While the idea to convert the garage into a 600-square-foot granny flat was Bigelow’s, O’Shaughnessy proved an enthusiastic client, praising the general contractor they identified and the project management. O’Shaughnessy actively worked with Basler, her conversion’s designer, and brought in a friend, interior designer Lydia Majette of Raz & Majette Design in San Diego, to help her implement her vision of a colorful interior.
“How do you build an ADU and not make mistakes that cost a lot of money?” O’Shaughnessy asked.
She explained how, as part of the design and construction process, her general contractor solved long-pesky garage water leaks by locating the source of the problem and installing French drains. The team matched the style of the exterior to O’Shaughnessy’s existing home, painting the stucco an identical light sage green and giving it a compatible red front door.
The garage already had a vaulted ceiling, which they retained. They enhanced the unit’s natural lighting by adding a skylight and double glass doors opening onto a new front deck.
Both O’Shaughnessy and her daughter are enthusiastic recyclers of reusable materials and thrifty shoppers at yard sales and on online sites. For the granny flat conversion, they opted to reclaim wood salvaged from the garage rafters and repurpose it as well-seasoned shelving in the living room and kitchen. They purchased new appliances, including a single unit washer-dryer and a retro turquoise countertop oven. But almost all the furnishings, rugs, Fiestaware and even the succulents for the landscaping, O’Shaughnessy bought from online resale sites Craigslist or OfferUp. She decorated with additional art, pottery and other accessories from her collections, including a small hand-painted rocking horse made by Bigelow’s late father, Bruce.
“You can get great things on Craigslist,” O’Shaughnessy explained, pointing out the environmental benefits of reuse.
For the interior, Majette helped with selecting colorful Mexican tile for the kitchen and bathroom and recommended painting each of the interior doors and pocket doors different bright colors. She found the inexpensive African mudcloth-inspired floor tile from Floor & Decor that was used in the bedroom. O’Shaughnessy wanted generous storage, which resulted in 8-foot-tall closets with shelving.
For kitchen lighting, they continued the multicolor theme by selecting pendant fixtures suspended on multicolor cords from ColorCord.com. O’Shaughnessy ordered colorful fabrics from Spoonflower.com and had a local seamstress make curtains and other accents for the bedroom.
One of the first questions Bigelow and her Maxable associates ask clients is how they plan to use the new unit. If it’s going to be a rental, they recommend going with more durable materials. In O’Shaughnessy’s case, she uses it both for extended family stays as well as minimum one-month rentals.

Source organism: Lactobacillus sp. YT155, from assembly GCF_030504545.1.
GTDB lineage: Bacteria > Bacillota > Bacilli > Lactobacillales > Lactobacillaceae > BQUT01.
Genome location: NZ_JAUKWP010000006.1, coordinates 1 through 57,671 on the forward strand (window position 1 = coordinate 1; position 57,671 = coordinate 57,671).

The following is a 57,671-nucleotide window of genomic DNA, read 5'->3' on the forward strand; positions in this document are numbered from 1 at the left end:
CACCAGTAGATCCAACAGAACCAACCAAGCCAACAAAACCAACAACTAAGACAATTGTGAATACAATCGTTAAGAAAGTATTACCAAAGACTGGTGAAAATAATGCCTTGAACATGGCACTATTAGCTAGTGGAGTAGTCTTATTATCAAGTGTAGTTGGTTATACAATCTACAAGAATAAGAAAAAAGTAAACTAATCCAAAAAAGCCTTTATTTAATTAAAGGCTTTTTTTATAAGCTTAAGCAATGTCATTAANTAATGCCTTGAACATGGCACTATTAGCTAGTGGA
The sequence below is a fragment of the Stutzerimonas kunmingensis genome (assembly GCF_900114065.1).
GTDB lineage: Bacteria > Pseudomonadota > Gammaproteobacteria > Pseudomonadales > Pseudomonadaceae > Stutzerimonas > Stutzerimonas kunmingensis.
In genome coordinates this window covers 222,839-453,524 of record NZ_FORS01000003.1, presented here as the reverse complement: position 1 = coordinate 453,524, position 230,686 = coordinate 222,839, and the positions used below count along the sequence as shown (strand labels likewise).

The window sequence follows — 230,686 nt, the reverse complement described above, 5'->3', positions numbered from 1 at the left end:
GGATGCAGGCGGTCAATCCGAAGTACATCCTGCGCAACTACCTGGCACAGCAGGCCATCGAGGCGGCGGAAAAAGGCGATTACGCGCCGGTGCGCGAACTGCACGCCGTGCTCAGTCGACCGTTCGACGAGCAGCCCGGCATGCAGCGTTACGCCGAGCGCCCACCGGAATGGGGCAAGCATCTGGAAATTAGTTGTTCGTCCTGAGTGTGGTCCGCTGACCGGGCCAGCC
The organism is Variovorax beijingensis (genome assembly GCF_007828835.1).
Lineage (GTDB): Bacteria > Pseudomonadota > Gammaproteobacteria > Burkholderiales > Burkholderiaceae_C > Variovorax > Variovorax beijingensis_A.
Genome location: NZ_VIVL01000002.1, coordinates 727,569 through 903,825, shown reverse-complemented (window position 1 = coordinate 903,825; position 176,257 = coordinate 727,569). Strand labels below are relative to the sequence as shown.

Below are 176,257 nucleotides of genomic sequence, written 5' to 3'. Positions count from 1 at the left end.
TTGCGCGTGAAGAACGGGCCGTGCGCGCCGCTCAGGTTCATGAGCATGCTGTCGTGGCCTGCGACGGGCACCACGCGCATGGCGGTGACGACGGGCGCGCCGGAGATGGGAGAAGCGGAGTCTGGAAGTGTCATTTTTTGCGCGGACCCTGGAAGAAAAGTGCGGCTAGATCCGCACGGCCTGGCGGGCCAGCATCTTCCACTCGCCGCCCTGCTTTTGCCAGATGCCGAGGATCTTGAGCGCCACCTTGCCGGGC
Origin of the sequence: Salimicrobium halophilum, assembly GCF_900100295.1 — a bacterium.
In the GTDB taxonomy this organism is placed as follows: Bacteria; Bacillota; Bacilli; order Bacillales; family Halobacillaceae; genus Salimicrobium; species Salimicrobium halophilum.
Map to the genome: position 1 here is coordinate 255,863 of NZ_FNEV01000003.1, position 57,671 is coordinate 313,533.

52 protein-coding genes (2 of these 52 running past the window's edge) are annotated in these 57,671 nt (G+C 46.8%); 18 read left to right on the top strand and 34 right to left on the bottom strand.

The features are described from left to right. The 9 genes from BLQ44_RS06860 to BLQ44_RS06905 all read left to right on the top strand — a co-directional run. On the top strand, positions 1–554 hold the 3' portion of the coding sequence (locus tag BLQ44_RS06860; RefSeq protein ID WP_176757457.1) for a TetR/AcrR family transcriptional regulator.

Many of her tenants are traveling nurses. During the pandemic, a couple fleeing Atlanta stayed with their dog for 2 ½ months. Because of the unit’s planned privacy, O’Shaughnessy rarely saw the couple.
Homeowners rarely consider hidden costs, Bigelow explained. These include demolition and site work prior to construction, as well as upgrading utility connections. Older homes, such as O’Shaughnessy’s, require upgraded electrical service.
“We recommend homeowners allow for a 10 percent contingency in these projects because there are always some unknown expenses,” she said, such as the extra $15,000 for O’Shaughnessy’s French drains.
Some costs can be offset partially by tax credits available for roof replacements, solar installations and upgraded electrical service. Maxable can assist with applications, Bigelow explained.
Bigelow and Basler are excited about the growth of the granny flat industry and look forward to helping expand the state’s affordable housing stock.
Building a granny flat on your property: one homeowner’s experience
When Felicia Shaw returned to San Diego in January 2020 after a stint working in St. Louis, she reclaimed the Azalea Park home she had rented to her son, whose family was ready for larger quarters.
She had bought the 1949 California bungalow with a detached garage on a double lot in 2008 and fell in love with the community within the City Heights neighborhood. The garage quickly turned into storage.
“My dream always was to convert it, perhaps to my ‘she-shack.’ It could be a wonderful rental property and provide a retirement income,” she explained.
Find out more about granny flats
For informative articles, a toolkit and other information about building an ADU, as well as a video showing the construction progress of Lynn O’Shaughnessy’s granny flat, visit Maxable at maxablespace.com.
Shaw had just started a new job as executive director of the Women’s Museum of California, within Balboa Park, and she knew she wouldn’t have time to undertake a construction project herself. She searched online for help with her project.
“The name that kept popping up for good people to work with as a reliable partner was Maxable. They were trying to educate people about ADUs and were giving away information on their website,” she said. Their site, she explained, offers numerous articles and guidance on everything you need to know about building an ADU, including a free toolkit to get started.
Maxable’s designer asked what Shaw wanted to do and then took care of the design and permitting, connecting her with financing sources and a general contractor, who is about to start work. She is enlarging her 400-square-foot freestanding garage into a 780-square-foot, one-bedroom granny flat, which she hopes to rent to an artist, writer or other creative.
In designing the apartment, she took pains to create a place she’d be happy living in herself.
“Building a granny flat at your home comes with great responsibility. You’re adding density. It’s a big responsibility,” Shaw said. “Maxable helps people do it the right way, not the cheap way,” she added.
Sours Larson is a San Diego freelance writer.